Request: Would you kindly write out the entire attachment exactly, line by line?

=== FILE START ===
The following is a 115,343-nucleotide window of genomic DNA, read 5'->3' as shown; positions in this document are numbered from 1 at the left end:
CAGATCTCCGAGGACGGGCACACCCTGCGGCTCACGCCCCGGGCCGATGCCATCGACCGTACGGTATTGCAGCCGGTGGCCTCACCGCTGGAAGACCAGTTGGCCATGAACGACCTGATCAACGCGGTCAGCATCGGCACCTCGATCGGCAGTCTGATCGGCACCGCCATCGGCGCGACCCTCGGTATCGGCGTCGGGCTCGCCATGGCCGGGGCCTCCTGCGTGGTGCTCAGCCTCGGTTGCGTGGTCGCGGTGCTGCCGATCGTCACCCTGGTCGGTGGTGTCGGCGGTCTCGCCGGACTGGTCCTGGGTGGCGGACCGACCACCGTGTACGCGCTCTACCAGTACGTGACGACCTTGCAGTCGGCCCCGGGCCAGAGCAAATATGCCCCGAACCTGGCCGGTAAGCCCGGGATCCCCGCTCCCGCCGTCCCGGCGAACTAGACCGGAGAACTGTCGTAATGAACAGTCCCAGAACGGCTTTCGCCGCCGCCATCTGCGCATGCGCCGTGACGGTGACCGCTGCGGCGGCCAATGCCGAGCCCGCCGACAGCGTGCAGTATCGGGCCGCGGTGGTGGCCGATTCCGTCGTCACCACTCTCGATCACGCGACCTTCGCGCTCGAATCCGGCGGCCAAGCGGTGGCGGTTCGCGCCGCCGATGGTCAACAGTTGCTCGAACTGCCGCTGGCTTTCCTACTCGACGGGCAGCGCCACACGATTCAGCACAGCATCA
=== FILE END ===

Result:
The following is a 115,343-nucleotide window of genomic DNA, read 5'->3' as shown; positions in this document are numbered from 1 at the left end:
CAGATCTCCGAGGACGGGCACACCCTGCGGCTCACGCCCCGGGCCGATGCCATCGACCGTACGGTATTGCAGCCGGTGGCCTCACCGCTGGAAGACCAGTTGGCCATGAACGACCTGATCAACGCGGTCAGCATCGGCACCTCGATCGGCAGTCTGATCGGCACCGCCATCGGCGCGACCCTCGGTATCGGCGTCGGGCTCGCCATGGCCGGGGCCTCCTGCGTGGTGCTCAGCCTCGGTTGCGTGGTCGCGGTGCTGCCGATCGTCACCCTGGTCGGTGGTGTCGGCGGTCTCGCCGGACTGGTCCTGGGTGGCGGACCGACCACCGTGTACGCGCTCTACCAGTACGTGACGACCTTGCAGTCGGCCCCGGGCCAGAGCAAATATGCCCCGAACCTGGCCGGTAAGCCCGGGATCCCCGCTCCCGCCGTCCCGGCGAACTAGACCGGAGAACTGTCGTAATGAACAGTCCCAGAACGGCTTTCGCCGCCGCCATCTGCGCATGCGCCGTGACGGTGACCGCTGCGGCGGCCAATGCCGAGCCCGCCGACAGCGTGCAGTATCGGGCCGCGGTGGTGGCCGATTCCGTCGTCACCACTCTCGATCACGCGACCTTCGCGCTCGAATCCGGCGGCCAAGCGGTGGCGGTTCGCGCCGCCGATGGTCAACAGTTGCTCGAACTGCCGCTGGCTTTCCTACTCGACGGGCAGCGCCACACGATTCAGCACAGCATCA